There are certainly some advantages to having an interest-only ARM. The interest-only payment allows flexibility in cash-flow, allowing consumers to put money other places (consumer debt, car payments, retirement savings, education savings, etc).

What would happen if we both purchased identical houses in the same neighborhood and mortgaged $200,000. (The reason I say the “identical house in the same neighborhood” is to take the variable of appreciation out of the argument). You obtained a 30 year fixed-rate mortgage at 6.5% and I got a 10/1 interest-only ARM at 6.375%. My total monthly payment (interest only) would be $202 less than yours, but your payment would include a principle and interest payment. If I invested the $202 per month in a mutual-fund account, who would end up ahead after 5 years? 10 years? What if I took the additional $202 and pre-paid the mortgage? Who would be ahead?

The answer to these questions and my advice to ONLY prepay a loan that re-casts, next time.


3 Responses to “Adjustable Rate Mortgages . . . OOOOhhhhhhh . . . . AAAAhhhhh”

  1. an MTA loan, (sing) “More than meets the eye.” « The Mortgage Blog Says:

    […] MTA stands for Monthly Treasury Index.  This type of loan (generally named an MTA loan, a Pay-Flex loan or a Pay-Select loan) is a one month adjustable rate mortgage based on the MTA index.  The MTA index is an index calculated based on the twelve month average of annual yields on actively traded US Treasury Securities — the Monthly Treasury Average Index.  Because this index is an average of the previous twelve months, it is a much slower moving index than all other adjustable rate mortgage indices.  For more information on adjustable rate mortgages (ARMs) and how they adjust, check out my previous post. […]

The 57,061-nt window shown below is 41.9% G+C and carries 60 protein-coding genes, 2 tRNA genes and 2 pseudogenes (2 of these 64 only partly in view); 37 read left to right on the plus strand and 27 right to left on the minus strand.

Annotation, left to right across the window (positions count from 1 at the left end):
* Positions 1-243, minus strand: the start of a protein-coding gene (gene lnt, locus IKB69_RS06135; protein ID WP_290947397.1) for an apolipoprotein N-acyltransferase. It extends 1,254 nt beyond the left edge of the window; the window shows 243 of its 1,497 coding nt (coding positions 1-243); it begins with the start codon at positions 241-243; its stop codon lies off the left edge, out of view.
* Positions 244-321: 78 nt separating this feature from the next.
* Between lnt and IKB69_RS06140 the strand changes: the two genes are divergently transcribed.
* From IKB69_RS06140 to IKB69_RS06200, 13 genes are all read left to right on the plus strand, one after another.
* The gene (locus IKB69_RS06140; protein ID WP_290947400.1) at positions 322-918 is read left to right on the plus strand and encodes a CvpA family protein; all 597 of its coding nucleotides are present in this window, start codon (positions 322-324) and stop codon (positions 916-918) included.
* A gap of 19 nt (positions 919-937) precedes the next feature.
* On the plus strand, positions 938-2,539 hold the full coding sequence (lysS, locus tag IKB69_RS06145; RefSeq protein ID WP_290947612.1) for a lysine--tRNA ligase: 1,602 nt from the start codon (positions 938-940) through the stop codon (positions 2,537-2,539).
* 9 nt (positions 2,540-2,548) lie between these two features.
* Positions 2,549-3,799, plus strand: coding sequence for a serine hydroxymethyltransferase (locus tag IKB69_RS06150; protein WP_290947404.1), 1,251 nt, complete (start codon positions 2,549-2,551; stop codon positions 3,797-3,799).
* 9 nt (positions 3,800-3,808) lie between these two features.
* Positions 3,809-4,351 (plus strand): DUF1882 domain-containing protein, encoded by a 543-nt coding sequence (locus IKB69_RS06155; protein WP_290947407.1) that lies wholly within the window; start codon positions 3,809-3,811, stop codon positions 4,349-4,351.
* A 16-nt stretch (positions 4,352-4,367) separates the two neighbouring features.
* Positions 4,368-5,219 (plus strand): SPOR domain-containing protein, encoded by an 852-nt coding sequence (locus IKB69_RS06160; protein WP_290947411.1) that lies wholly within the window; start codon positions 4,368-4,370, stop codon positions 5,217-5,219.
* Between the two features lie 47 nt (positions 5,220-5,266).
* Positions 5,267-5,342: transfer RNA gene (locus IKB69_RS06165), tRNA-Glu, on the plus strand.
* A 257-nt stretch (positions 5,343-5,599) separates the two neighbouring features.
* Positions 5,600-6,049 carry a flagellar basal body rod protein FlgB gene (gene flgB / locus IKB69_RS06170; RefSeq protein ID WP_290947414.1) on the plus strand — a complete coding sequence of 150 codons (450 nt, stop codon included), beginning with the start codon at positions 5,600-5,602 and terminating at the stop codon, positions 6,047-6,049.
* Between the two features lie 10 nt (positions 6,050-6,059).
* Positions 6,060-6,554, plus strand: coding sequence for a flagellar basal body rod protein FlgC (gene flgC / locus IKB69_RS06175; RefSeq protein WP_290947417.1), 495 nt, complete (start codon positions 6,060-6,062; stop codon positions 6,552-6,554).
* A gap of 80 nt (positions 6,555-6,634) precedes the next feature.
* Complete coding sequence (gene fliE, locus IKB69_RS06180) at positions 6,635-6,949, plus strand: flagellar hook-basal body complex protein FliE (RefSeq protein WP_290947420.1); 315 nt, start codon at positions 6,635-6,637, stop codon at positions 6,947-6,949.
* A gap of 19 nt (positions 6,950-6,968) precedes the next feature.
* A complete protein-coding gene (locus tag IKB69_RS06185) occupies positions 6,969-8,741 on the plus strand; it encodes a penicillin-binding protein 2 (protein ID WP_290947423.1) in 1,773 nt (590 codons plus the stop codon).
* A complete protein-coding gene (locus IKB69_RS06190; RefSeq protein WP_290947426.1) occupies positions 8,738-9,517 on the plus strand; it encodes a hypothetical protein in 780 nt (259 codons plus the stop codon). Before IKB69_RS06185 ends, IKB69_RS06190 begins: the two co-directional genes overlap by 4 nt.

2. 1rana Says:

    If I have an MTA loan and my lender sends me an option letter and for any reason I missed option letter and did not sign it sent it back and started paying the fully amortized amount. I paid higher amount for a couple of months and now my situation has changed and would like to pay minium payment. Can I do so?

    Please help. Thanks.

  3. hillsidelending Says:

    Unfortunately, loan specifics are tough to give advice on without knowing every detail about your specific MTA loan. I would recommend contacting the loan servicer directly (the company you make your payments to) to find out your options.

    However, if your MTA loan is like most — and the actual rate of interest is close to 7.5% — then I would recommend trying to find a refinance solution that would lower your rate and your payment. If you are in Georgia, give me a call. I’d love to help.